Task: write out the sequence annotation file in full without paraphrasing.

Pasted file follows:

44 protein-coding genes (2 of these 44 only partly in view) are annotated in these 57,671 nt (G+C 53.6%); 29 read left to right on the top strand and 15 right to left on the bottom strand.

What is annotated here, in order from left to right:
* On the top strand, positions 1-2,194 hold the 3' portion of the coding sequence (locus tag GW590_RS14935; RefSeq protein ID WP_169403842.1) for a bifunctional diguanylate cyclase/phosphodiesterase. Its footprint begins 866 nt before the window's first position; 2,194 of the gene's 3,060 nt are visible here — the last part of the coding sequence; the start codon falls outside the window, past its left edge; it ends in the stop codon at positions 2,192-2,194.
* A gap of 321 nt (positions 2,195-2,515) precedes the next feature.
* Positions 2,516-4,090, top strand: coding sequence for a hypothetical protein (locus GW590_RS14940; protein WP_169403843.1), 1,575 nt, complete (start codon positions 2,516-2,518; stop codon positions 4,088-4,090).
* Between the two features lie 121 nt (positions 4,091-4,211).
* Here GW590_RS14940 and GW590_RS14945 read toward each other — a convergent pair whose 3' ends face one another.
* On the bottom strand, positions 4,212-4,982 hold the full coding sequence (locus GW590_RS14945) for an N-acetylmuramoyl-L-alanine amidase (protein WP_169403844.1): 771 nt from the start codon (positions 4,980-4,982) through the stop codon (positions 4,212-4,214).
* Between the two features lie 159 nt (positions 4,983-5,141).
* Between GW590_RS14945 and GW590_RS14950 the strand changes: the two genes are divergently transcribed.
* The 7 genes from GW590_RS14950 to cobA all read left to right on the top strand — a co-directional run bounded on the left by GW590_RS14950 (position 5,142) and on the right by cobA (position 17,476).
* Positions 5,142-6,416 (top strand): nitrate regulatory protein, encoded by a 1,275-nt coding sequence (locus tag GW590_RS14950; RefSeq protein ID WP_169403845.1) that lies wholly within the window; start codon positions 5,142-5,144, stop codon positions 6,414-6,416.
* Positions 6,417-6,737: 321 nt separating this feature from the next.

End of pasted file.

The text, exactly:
44 protein-coding genes (2 of these 44 only partly in view) are annotated in these 57,671 nt (G+C 53.6%); 29 read left to right on the top strand and 15 right to left on the bottom strand.

What is annotated here, in order from left to right:
* On the top strand, positions 1-2,194 hold the 3' portion of the coding sequence (locus tag GW590_RS14935; RefSeq protein ID WP_169403842.1) for a bifunctional diguanylate cyclase/phosphodiesterase. Its footprint begins 866 nt before the window's first position; 2,194 of the gene's 3,060 nt are visible here — the last part of the coding sequence; the start codon falls outside the window, past its left edge; it ends in the stop codon at positions 2,192-2,194.
* A gap of 321 nt (positions 2,195-2,515) precedes the next feature.
* Positions 2,516-4,090, top strand: coding sequence for a hypothetical protein (locus GW590_RS14940; protein WP_169403843.1), 1,575 nt, complete (start codon positions 2,516-2,518; stop codon positions 4,088-4,090).
* Between the two features lie 121 nt (positions 4,091-4,211).
* Here GW590_RS14940 and GW590_RS14945 read toward each other — a convergent pair whose 3' ends face one another.
* On the bottom strand, positions 4,212-4,982 hold the full coding sequence (locus GW590_RS14945) for an N-acetylmuramoyl-L-alanine amidase (protein WP_169403844.1): 771 nt from the start codon (positions 4,980-4,982) through the stop codon (positions 4,212-4,214).
* Between the two features lie 159 nt (positions 4,983-5,141).
* Between GW590_RS14945 and GW590_RS14950 the strand changes: the two genes are divergently transcribed.
* The 7 genes from GW590_RS14950 to cobA all read left to right on the top strand — a co-directional run bounded on the left by GW590_RS14950 (position 5,142) and on the right by cobA (position 17,476).
* Positions 5,142-6,416 (top strand): nitrate regulatory protein, encoded by a 1,275-nt coding sequence (locus tag GW590_RS14950; RefSeq protein ID WP_169403845.1) that lies wholly within the window; start codon positions 5,142-5,144, stop codon positions 6,414-6,416.
* Positions 6,417-6,737: 321 nt separating this feature from the next.